Vaginal misoprostol applied prior to intrauterine device (IUD) insertion does not make the procedure go any easier or lessen the patient’s pain, a Dutch study shows. And because the drug has side-effects, the research team suggests it probably shouldn’t be used at all for this purpose. Video provided by The Doctor's Channel.
Despite several studies indicating that women with copper IUDs suffer from worse dysmenorrhea than those who don’t have the device, a recent study published on April 11, 2013, in Human Reproduction indicates that this may not be entirely accurate.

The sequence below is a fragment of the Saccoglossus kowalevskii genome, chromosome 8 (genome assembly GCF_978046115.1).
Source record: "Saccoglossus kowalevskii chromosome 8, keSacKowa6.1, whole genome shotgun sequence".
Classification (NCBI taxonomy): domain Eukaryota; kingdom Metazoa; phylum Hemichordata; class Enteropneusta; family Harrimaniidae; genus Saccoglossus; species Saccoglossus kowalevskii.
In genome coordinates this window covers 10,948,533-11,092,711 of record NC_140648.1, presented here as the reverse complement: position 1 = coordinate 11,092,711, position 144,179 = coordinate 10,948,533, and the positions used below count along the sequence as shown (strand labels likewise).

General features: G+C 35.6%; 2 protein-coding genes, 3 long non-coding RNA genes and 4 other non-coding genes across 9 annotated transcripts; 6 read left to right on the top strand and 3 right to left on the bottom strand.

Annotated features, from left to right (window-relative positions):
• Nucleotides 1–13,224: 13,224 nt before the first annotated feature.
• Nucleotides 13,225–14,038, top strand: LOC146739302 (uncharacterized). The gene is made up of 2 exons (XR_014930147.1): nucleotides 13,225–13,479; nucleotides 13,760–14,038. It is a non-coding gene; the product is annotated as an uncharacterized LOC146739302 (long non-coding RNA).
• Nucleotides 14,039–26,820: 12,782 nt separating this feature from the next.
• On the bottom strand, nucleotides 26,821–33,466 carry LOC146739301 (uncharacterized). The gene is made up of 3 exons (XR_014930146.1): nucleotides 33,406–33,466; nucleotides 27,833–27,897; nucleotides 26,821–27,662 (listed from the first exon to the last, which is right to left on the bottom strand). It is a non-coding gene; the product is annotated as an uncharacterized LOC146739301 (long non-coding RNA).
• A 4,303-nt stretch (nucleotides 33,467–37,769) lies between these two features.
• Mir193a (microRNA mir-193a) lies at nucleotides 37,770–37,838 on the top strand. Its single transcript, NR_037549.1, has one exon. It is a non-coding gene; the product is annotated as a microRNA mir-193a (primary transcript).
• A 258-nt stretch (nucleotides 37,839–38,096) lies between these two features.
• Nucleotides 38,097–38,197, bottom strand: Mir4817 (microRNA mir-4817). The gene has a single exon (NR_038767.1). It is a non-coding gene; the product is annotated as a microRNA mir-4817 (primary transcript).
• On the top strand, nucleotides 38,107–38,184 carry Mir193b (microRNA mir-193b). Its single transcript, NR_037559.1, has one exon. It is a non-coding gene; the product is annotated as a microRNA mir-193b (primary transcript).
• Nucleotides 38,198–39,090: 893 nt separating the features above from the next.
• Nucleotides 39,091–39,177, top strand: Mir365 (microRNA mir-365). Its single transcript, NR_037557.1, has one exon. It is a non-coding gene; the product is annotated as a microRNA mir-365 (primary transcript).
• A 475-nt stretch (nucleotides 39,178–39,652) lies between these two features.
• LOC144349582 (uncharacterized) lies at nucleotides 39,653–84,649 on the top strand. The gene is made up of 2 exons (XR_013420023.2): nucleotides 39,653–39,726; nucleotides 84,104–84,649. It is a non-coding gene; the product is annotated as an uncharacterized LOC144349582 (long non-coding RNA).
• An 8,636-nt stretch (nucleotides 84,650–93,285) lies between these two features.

In the nearly 40 years since the Yuzpe method was first described, options for emergency contraception—including over-the-counter availability—have expanded. Yet misunderstandings about these methods still exist.
Long-acting reversible contraceptives (LARCs) are not only highly effective, they are appropriate under a variety of conditions. Here, the authors present 3 scenarios in which patients would benefit from LARC methods.